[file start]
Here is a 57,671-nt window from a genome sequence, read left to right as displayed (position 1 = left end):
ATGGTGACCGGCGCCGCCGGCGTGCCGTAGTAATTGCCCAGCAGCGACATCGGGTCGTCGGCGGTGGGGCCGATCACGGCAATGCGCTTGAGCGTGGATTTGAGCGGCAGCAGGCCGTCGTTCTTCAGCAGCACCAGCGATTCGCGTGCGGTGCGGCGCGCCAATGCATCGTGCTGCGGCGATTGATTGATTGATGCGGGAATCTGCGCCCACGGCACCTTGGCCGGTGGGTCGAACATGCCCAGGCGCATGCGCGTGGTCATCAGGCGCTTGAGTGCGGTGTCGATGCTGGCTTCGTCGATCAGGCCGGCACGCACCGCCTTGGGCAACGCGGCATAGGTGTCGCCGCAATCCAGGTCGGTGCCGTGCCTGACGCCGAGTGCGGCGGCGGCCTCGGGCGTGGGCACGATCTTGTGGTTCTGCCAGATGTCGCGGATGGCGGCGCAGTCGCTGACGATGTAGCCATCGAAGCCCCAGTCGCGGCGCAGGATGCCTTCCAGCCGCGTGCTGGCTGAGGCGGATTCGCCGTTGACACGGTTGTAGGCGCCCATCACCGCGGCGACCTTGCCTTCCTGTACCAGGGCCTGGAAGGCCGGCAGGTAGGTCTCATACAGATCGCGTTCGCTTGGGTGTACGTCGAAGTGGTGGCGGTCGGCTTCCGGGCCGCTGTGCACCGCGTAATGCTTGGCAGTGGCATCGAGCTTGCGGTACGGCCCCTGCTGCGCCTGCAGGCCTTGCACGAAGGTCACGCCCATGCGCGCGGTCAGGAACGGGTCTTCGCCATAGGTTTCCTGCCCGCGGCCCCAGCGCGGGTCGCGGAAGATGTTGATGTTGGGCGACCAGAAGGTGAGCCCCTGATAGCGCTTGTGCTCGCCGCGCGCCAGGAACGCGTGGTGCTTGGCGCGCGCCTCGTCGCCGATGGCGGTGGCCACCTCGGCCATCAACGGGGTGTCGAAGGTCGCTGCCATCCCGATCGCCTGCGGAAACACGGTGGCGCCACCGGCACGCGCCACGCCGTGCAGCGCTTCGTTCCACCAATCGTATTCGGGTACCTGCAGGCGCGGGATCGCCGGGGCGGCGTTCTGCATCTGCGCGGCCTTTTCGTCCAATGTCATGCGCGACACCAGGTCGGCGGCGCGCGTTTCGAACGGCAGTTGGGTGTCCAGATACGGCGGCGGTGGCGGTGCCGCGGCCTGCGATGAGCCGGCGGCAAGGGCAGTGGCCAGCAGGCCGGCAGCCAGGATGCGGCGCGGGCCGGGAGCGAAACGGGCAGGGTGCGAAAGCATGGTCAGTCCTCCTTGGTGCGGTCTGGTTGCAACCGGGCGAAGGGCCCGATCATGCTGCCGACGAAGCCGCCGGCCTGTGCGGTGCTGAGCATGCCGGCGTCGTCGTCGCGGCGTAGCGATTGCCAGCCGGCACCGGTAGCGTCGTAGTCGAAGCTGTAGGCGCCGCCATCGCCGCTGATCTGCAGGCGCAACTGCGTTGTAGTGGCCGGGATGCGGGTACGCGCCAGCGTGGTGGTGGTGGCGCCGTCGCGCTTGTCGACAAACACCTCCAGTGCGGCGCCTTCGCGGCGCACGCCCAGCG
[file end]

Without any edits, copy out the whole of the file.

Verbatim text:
Here is a 57,671-nt window from a genome sequence, read left to right as displayed (position 1 = left end):
ATGGTGACCGGCGCCGCCGGCGTGCCGTAGTAATTGCCCAGCAGCGACATCGGGTCGTCGGCGGTGGGGCCGATCACGGCAATGCGCTTGAGCGTGGATTTGAGCGGCAGCAGGCCGTCGTTCTTCAGCAGCACCAGCGATTCGCGTGCGGTGCGGCGCGCCAATGCATCGTGCTGCGGCGATTGATTGATTGATGCGGGAATCTGCGCCCACGGCACCTTGGCCGGTGGGTCGAACATGCCCAGGCGCATGCGCGTGGTCATCAGGCGCTTGAGTGCGGTGTCGATGCTGGCTTCGTCGATCAGGCCGGCACGCACCGCCTTGGGCAACGCGGCATAGGTGTCGCCGCAATCCAGGTCGGTGCCGTGCCTGACGCCGAGTGCGGCGGCGGCCTCGGGCGTGGGCACGATCTTGTGGTTCTGCCAGATGTCGCGGATGGCGGCGCAGTCGCTGACGATGTAGCCATCGAAGCCCCAGTCGCGGCGCAGGATGCCTTCCAGCCGCGTGCTGGCTGAGGCGGATTCGCCGTTGACACGGTTGTAGGCGCCCATCACCGCGGCGACCTTGCCTTCCTGTACCAGGGCCTGGAAGGCCGGCAGGTAGGTCTCATACAGATCGCGTTCGCTTGGGTGTACGTCGAAGTGGTGGCGGTCGGCTTCCGGGCCGCTGTGCACCGCGTAATGCTTGGCAGTGGCATCGAGCTTGCGGTACGGCCCCTGCTGCGCCTGCAGGCCTTGCACGAAGGTCACGCCCATGCGCGCGGTCAGGAACGGGTCTTCGCCATAGGTTTCCTGCCCGCGGCCCCAGCGCGGGTCGCGGAAGATGTTGATGTTGGGCGACCAGAAGGTGAGCCCCTGATAGCGCTTGTGCTCGCCGCGCGCCAGGAACGCGTGGTGCTTGGCGCGCGCCTCGTCGCCGATGGCGGTGGCCACCTCGGCCATCAACGGGGTGTCGAAGGTCGCTGCCATCCCGATCGCCTGCGGAAACACGGTGGCGCCACCGGCACGCGCCACGCCGTGCAGCGCTTCGTTCCACCAATCGTATTCGGGTACCTGCAGGCGCGGGATCGCCGGGGCGGCGTTCTGCATCTGCGCGGCCTTTTCGTCCAATGTCATGCGCGACACCAGGTCGGCGGCGCGCGTTTCGAACGGCAGTTGGGTGTCCAGATACGGCGGCGGTGGCGGTGCCGCGGCCTGCGATGAGCCGGCGGCAAGGGCAGTGGCCAGCAGGCCGGCAGCCAGGATGCGGCGCGGGCCGGGAGCGAAACGGGCAGGGTGCGAAAGCATGGTCAGTCCTCCTTGGTGCGGTCTGGTTGCAACCGGGCGAAGGGCCCGATCATGCTGCCGACGAAGCCGCCGGCCTGTGCGGTGCTGAGCATGCCGGCGTCGTCGTCGCGGCGTAGCGATTGCCAGCCGGCACCGGTAGCGTCGTAGTCGAAGCTGTAGGCGCCGCCATCGCCGCTGATCTGCAGGCGCAACTGCGTTGTAGTGGCCGGGATGCGGGTACGCGCCAGCGTGGTGGTGGTGGCGCCGTCGCGCTTGTCGACAAACACCTCCAGTGCGGCGCCTTCGCGGCGCACGCCCAGCG